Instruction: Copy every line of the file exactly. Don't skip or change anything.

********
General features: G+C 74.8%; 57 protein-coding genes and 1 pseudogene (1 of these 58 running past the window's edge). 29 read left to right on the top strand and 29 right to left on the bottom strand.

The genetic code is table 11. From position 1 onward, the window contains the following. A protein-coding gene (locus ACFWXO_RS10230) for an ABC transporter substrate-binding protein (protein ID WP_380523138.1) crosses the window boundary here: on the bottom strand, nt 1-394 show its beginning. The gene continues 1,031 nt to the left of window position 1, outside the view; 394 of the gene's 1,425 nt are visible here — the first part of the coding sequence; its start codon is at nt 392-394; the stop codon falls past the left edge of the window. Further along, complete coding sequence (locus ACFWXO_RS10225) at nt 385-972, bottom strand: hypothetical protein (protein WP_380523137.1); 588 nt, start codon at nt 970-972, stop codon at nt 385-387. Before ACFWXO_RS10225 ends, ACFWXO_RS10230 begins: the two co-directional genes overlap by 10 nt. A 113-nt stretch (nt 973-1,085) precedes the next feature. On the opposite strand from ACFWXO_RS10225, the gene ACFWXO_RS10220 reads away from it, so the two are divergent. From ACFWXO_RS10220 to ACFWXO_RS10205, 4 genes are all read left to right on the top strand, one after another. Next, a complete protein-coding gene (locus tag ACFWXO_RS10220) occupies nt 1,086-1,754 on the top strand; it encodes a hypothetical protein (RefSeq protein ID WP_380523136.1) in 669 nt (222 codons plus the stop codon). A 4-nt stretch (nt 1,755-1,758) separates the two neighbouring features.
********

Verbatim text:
General features: G+C 74.8%; 57 protein-coding genes and 1 pseudogene (1 of these 58 running past the window's edge). 29 read left to right on the top strand and 29 right to left on the bottom strand.

The genetic code is table 11. From position 1 onward, the window contains the following. A protein-coding gene (locus ACFWXO_RS10230) for an ABC transporter substrate-binding protein (protein ID WP_380523138.1) crosses the window boundary here: on the bottom strand, nt 1-394 show its beginning. The gene continues 1,031 nt to the left of window position 1, outside the view; 394 of the gene's 1,425 nt are visible here — the first part of the coding sequence; its start codon is at nt 392-394; the stop codon falls past the left edge of the window. Further along, complete coding sequence (locus ACFWXO_RS10225) at nt 385-972, bottom strand: hypothetical protein (protein WP_380523137.1); 588 nt, start codon at nt 970-972, stop codon at nt 385-387. Before ACFWXO_RS10225 ends, ACFWXO_RS10230 begins: the two co-directional genes overlap by 10 nt. A 113-nt stretch (nt 973-1,085) precedes the next feature. On the opposite strand from ACFWXO_RS10225, the gene ACFWXO_RS10220 reads away from it, so the two are divergent. From ACFWXO_RS10220 to ACFWXO_RS10205, 4 genes are all read left to right on the top strand, one after another. Next, a complete protein-coding gene (locus tag ACFWXO_RS10220) occupies nt 1,086-1,754 on the top strand; it encodes a hypothetical protein (RefSeq protein ID WP_380523136.1) in 669 nt (222 codons plus the stop codon). A 4-nt stretch (nt 1,755-1,758) separates the two neighbouring features.